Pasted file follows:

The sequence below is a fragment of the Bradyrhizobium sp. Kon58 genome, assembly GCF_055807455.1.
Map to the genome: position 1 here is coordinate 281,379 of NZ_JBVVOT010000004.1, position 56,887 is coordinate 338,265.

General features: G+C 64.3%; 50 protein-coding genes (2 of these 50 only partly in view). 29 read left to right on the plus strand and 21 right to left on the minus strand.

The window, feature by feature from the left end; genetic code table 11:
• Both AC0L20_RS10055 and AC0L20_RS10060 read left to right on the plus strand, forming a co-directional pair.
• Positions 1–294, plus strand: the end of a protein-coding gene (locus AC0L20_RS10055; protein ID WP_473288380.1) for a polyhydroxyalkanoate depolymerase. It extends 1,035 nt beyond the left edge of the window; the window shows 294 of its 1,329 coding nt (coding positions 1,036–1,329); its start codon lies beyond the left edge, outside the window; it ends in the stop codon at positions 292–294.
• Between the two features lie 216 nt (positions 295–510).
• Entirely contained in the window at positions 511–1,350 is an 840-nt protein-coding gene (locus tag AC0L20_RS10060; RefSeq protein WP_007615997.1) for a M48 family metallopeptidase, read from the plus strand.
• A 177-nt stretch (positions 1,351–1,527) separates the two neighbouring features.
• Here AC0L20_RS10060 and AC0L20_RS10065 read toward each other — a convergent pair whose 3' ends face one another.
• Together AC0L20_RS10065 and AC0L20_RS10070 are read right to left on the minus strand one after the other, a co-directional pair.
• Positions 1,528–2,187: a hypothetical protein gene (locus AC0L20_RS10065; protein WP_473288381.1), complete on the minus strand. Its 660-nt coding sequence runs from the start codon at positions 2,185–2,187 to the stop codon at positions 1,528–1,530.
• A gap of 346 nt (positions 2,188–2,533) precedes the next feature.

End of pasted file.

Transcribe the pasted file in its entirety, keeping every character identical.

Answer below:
The sequence below is a fragment of the Bradyrhizobium sp. Kon58 genome, assembly GCF_055807455.1.
Map to the genome: position 1 here is coordinate 281,379 of NZ_JBVVOT010000004.1, position 56,887 is coordinate 338,265.

General features: G+C 64.3%; 50 protein-coding genes (2 of these 50 only partly in view). 29 read left to right on the plus strand and 21 right to left on the minus strand.

The window, feature by feature from the left end; genetic code table 11:
• Both AC0L20_RS10055 and AC0L20_RS10060 read left to right on the plus strand, forming a co-directional pair.
• Positions 1–294, plus strand: the end of a protein-coding gene (locus AC0L20_RS10055; protein ID WP_473288380.1) for a polyhydroxyalkanoate depolymerase. It extends 1,035 nt beyond the left edge of the window; the window shows 294 of its 1,329 coding nt (coding positions 1,036–1,329); its start codon lies beyond the left edge, outside the window; it ends in the stop codon at positions 292–294.
• Between the two features lie 216 nt (positions 295–510).
• Entirely contained in the window at positions 511–1,350 is an 840-nt protein-coding gene (locus tag AC0L20_RS10060; RefSeq protein WP_007615997.1) for a M48 family metallopeptidase, read from the plus strand.
• A 177-nt stretch (positions 1,351–1,527) separates the two neighbouring features.
• Here AC0L20_RS10060 and AC0L20_RS10065 read toward each other — a convergent pair whose 3' ends face one another.
• Together AC0L20_RS10065 and AC0L20_RS10070 are read right to left on the minus strand one after the other, a co-directional pair.
• Positions 1,528–2,187: a hypothetical protein gene (locus AC0L20_RS10065; protein WP_473288381.1), complete on the minus strand. Its 660-nt coding sequence runs from the start codon at positions 2,185–2,187 to the stop codon at positions 1,528–1,530.
• A gap of 346 nt (positions 2,188–2,533) precedes the next feature.